10 frequently asked questions by visitors to Canada


Recent changes to visitor visa requirements for some Mexican nationals may leave some foreign nationals looking to visit Canada with questions about their own situation.

To assist, CIC News has compiled a list of frequently asked questions that may be helpful to review before expending the time, energy and money necessary to come to Canada.

How long can I stay in Canada as a visitor?

In most cases, visitors to Canada can remain in the country for six months from the day they enter Canada (or until their passport expires, whichever comes first). The date by which a visitor must leave Canada will be indicated by a stamp in their passport and/or a document provided to them by a Canada Border Services Agency (CBSA) officer.

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Visitors who would like to remain in Canada beyond their initially authorized stay can apply for an extension (more on this later).

What is the difference between a single and a multiple-entry visa?

As indicated by the name of the visa, single-entry visas permit the holder to enter Canada one time only, while a multiple-entry visa allows repeated entry to Canada so long as the visa remains valid.

Note: All visitor visa applicants are automatically considered for a multiple-entry visa but Immigration, Refugees and Citizenship Canada (IRCC) reviews each application separately and issues every visitor a visa accordingly.

IRCC clarifies that single-entry visa recipients will require a new visa to enter Canada once they have left, unless they are travelling directly to either the United States or St. Pierre and Miquelon.

Meanwhile, multiple-entry visas are valid for the shorter of the following two periods: 10 years or one month before the expiration of the visa holder’s passport. Every entry to Canada using a multiple-entry visa allows the visa holder to remain in Canada for up to six months at a time.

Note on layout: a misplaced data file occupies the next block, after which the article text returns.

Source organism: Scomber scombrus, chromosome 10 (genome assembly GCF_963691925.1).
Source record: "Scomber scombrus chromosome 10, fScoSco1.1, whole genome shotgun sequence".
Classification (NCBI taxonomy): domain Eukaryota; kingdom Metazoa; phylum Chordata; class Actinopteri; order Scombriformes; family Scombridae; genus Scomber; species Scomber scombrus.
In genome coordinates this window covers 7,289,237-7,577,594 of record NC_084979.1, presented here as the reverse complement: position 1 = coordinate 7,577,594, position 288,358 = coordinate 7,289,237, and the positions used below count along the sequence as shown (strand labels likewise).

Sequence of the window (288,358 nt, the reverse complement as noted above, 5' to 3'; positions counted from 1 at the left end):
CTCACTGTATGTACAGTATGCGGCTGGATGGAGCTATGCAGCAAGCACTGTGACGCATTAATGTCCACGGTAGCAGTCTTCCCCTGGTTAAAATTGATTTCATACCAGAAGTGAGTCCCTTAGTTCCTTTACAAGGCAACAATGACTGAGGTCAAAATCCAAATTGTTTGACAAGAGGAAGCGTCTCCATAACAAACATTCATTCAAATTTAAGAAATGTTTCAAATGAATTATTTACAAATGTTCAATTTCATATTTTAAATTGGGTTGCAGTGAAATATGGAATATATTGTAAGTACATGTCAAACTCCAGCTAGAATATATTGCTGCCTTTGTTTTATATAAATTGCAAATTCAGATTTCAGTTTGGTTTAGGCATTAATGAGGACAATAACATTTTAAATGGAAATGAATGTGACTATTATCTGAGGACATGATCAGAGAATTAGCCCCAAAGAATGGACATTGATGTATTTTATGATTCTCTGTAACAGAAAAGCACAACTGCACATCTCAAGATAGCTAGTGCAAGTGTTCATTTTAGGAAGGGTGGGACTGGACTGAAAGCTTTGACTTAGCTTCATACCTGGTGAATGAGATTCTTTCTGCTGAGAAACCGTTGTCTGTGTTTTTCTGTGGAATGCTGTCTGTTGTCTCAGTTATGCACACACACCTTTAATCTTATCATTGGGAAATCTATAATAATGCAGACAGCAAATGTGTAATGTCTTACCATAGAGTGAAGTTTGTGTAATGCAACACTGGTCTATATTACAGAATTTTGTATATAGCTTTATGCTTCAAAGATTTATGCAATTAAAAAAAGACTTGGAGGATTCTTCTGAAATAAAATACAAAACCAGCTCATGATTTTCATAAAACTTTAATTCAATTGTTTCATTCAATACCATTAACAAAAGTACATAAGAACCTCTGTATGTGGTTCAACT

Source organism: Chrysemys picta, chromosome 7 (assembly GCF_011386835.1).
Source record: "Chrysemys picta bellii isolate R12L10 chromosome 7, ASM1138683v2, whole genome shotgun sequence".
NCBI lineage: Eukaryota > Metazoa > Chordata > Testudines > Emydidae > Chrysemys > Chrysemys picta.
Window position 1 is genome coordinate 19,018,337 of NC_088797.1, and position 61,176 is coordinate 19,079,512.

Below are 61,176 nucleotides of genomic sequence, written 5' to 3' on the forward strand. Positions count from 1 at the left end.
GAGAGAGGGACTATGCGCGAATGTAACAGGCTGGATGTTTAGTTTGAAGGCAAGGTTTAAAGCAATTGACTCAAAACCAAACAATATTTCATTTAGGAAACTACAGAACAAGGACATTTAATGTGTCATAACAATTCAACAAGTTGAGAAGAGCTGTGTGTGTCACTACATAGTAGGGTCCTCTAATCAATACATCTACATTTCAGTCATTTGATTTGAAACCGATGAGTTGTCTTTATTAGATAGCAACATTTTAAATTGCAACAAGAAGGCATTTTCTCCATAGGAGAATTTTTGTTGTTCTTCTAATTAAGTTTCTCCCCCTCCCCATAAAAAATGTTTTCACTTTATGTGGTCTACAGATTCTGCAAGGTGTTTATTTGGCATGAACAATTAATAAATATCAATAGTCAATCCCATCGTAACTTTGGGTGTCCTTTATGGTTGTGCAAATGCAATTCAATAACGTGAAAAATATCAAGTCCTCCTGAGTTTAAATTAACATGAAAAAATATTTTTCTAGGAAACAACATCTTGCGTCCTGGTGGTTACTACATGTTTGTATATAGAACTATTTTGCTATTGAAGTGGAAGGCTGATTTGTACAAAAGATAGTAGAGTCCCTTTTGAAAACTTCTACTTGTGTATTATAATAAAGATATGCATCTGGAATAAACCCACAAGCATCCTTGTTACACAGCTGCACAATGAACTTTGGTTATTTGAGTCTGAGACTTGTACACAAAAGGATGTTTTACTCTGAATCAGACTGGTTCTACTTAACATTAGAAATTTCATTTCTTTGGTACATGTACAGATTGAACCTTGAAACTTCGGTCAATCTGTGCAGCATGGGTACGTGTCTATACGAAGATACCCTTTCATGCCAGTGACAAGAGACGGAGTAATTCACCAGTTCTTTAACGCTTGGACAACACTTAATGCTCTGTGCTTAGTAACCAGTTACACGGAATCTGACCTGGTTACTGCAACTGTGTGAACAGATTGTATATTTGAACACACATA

Can I fill out one visa application for my whole family if we are travelling together?

No. While all visitor visa applications for one group of family members may be submitted in the same envelope (alongside one payment receipt accounting for the total fee of all applications), everyone must complete and sign their own visitor visa application.

This rule also applies to any other required forms, excluding the Family Information form, which must only be completed by applicants 18 years or older.

Note: Parents and guardians can help their children fill out their form(s), and every visitor visa applicant under the age of 18 must have their document(s) signed by a parent/guardian.

Is there any way I can help a friend or family member visit Canada?

Although your friends and family members must complete their own visa applications, a letter of invitation is a document you can submit to help a loved one come to Canada.

It should be noted that this document, which details how you may help the visa applicant (ex. offering to pay for accommodation), can help but does not guarantee the applicant will be approved for their visitor visa.

Do I need a medical exam to get a visitor visa?

This depends on the visitor’s length of stay in Canada.

In most cases, visitors in Canada for six months or less do not require a medical exam unless they will be working in a job where the “protection of public health is essential.” The list of jobs under this requirement is available here.

The above public health protection condition also applies to visitors who will be in Canada for longer than six months. In addition, visitors in Canada for six months or longer will need a medical exam if they meet either of the following two requirements: